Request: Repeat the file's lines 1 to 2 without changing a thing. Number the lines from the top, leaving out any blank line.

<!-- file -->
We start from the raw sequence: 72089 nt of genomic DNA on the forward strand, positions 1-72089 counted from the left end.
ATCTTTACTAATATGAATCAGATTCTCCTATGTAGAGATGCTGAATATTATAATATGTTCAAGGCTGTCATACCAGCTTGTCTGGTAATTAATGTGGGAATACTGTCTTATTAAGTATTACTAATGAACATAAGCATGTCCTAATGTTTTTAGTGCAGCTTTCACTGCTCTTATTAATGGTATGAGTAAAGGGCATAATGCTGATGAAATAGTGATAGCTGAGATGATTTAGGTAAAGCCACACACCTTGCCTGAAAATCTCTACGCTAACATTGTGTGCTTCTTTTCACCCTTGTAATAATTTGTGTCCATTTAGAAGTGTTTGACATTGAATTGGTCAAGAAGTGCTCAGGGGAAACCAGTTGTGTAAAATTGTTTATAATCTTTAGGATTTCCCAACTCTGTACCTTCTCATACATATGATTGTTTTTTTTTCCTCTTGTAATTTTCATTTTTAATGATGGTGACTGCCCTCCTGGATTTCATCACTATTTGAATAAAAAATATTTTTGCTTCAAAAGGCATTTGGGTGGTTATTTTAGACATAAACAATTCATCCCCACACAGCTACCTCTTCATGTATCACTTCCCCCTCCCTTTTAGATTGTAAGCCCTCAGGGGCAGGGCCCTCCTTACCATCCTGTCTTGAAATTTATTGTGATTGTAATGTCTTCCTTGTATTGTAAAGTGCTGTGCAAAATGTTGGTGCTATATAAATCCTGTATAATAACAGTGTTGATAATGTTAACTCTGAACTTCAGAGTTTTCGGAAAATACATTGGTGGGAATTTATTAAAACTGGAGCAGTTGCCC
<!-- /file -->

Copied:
We start from the raw sequence: 72089 nt of genomic DNA on the forward strand, positions 1-72089 counted from the left end.
ATCTTTACTAATATGAATCAGATTCTCCTATGTAGAGATGCTGAATATTATAATATGTTCAAGGCTGTCATACCAGCTTGTCTGGTAATTAATGTGGGAATACTGTCTTATTAAGTATTACTAATGAACATAAGCATGTCCTAATGTTTTTAGTGCAGCTTTCACTGCTCTTATTAATGGTATGAGTAAAGGGCATAATGCTGATGAAATAGTGATAGCTGAGATGATTTAGGTAAAGCCACACACCTTGCCTGAAAATCTCTACGCTAACATTGTGTGCTTCTTTTCACCCTTGTAATAATTTGTGTCCATTTAGAAGTGTTTGACATTGAATTGGTCAAGAAGTGCTCAGGGGAAACCAGTTGTGTAAAATTGTTTATAATCTTTAGGATTTCCCAACTCTGTACCTTCTCATACATATGATTGTTTTTTTTTCCTCTTGTAATTTTCATTTTTAATGATGGTGACTGCCCTCCTGGATTTCATCACTATTTGAATAAAAAATATTTTTGCTTCAAAAGGCATTTGGGTGGTTATTTTAGACATAAACAATTCATCCCCACACAGCTACCTCTTCATGTATCACTTCCCCCTCCCTTTTAGATTGTAAGCCCTCAGGGGCAGGGCCCTCCTTACCATCCTGTCTTGAAATTTATTGTGATTGTAATGTCTTCCTTGTATTGTAAAGTGCTGTGCAAAATGTTGGTGCTATATAAATCCTGTATAATAACAGTGTTGATAATGTTAACTCTGAACTTCAGAGTTTTCGGAAAATACATTGGTGGGAATTTATTAAAACTGGAGCAGTTGCCC